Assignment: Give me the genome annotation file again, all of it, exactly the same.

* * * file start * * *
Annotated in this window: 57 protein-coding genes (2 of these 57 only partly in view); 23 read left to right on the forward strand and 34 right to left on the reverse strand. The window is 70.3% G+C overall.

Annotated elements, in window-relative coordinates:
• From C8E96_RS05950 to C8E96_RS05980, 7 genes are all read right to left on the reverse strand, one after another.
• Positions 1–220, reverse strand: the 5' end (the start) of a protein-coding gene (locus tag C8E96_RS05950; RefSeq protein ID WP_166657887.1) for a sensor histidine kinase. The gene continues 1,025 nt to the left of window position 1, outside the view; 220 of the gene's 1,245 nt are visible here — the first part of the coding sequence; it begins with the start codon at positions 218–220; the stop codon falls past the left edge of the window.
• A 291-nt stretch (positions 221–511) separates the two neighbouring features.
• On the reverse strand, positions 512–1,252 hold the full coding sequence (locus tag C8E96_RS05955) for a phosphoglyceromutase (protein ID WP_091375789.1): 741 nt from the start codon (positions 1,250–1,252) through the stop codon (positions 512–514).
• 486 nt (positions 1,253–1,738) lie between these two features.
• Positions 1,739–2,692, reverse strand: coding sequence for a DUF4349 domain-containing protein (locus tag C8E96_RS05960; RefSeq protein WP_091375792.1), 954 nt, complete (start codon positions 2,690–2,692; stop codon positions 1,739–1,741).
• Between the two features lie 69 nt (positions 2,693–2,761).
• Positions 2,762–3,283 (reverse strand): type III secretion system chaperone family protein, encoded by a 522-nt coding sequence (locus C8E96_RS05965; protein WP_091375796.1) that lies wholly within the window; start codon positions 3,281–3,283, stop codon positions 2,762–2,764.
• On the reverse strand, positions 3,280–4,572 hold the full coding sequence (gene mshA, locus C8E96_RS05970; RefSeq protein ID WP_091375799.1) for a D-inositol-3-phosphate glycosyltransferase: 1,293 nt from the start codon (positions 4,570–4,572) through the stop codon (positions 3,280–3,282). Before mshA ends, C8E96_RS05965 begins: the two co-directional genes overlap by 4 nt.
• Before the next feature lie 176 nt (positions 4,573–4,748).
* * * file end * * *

Annotated in this window: 57 protein-coding genes (2 of these 57 only partly in view); 23 read left to right on the forward strand and 34 right to left on the reverse strand. The window is 70.3% G+C overall.

Annotated elements, in window-relative coordinates:
• From C8E96_RS05950 to C8E96_RS05980, 7 genes are all read right to left on the reverse strand, one after another.
• Positions 1–220, reverse strand: the 5' end (the start) of a protein-coding gene (locus tag C8E96_RS05950; RefSeq protein ID WP_166657887.1) for a sensor histidine kinase. The gene continues 1,025 nt to the left of window position 1, outside the view; 220 of the gene's 1,245 nt are visible here — the first part of the coding sequence; it begins with the start codon at positions 218–220; the stop codon falls past the left edge of the window.
• A 291-nt stretch (positions 221–511) separates the two neighbouring features.
• On the reverse strand, positions 512–1,252 hold the full coding sequence (locus tag C8E96_RS05955) for a phosphoglyceromutase (protein ID WP_091375789.1): 741 nt from the start codon (positions 1,250–1,252) through the stop codon (positions 512–514).
• 486 nt (positions 1,253–1,738) lie between these two features.
• Positions 1,739–2,692, reverse strand: coding sequence for a DUF4349 domain-containing protein (locus tag C8E96_RS05960; RefSeq protein WP_091375792.1), 954 nt, complete (start codon positions 2,690–2,692; stop codon positions 1,739–1,741).
• Between the two features lie 69 nt (positions 2,693–2,761).
• Positions 2,762–3,283 (reverse strand): type III secretion system chaperone family protein, encoded by a 522-nt coding sequence (locus C8E96_RS05965; protein WP_091375796.1) that lies wholly within the window; start codon positions 3,281–3,283, stop codon positions 2,762–2,764.
• On the reverse strand, positions 3,280–4,572 hold the full coding sequence (gene mshA, locus C8E96_RS05970; RefSeq protein ID WP_091375799.1) for a D-inositol-3-phosphate glycosyltransferase: 1,293 nt from the start codon (positions 4,570–4,572) through the stop codon (positions 3,280–3,282). Before mshA ends, C8E96_RS05965 begins: the two co-directional genes overlap by 4 nt.
• Before the next feature lie 176 nt (positions 4,573–4,748).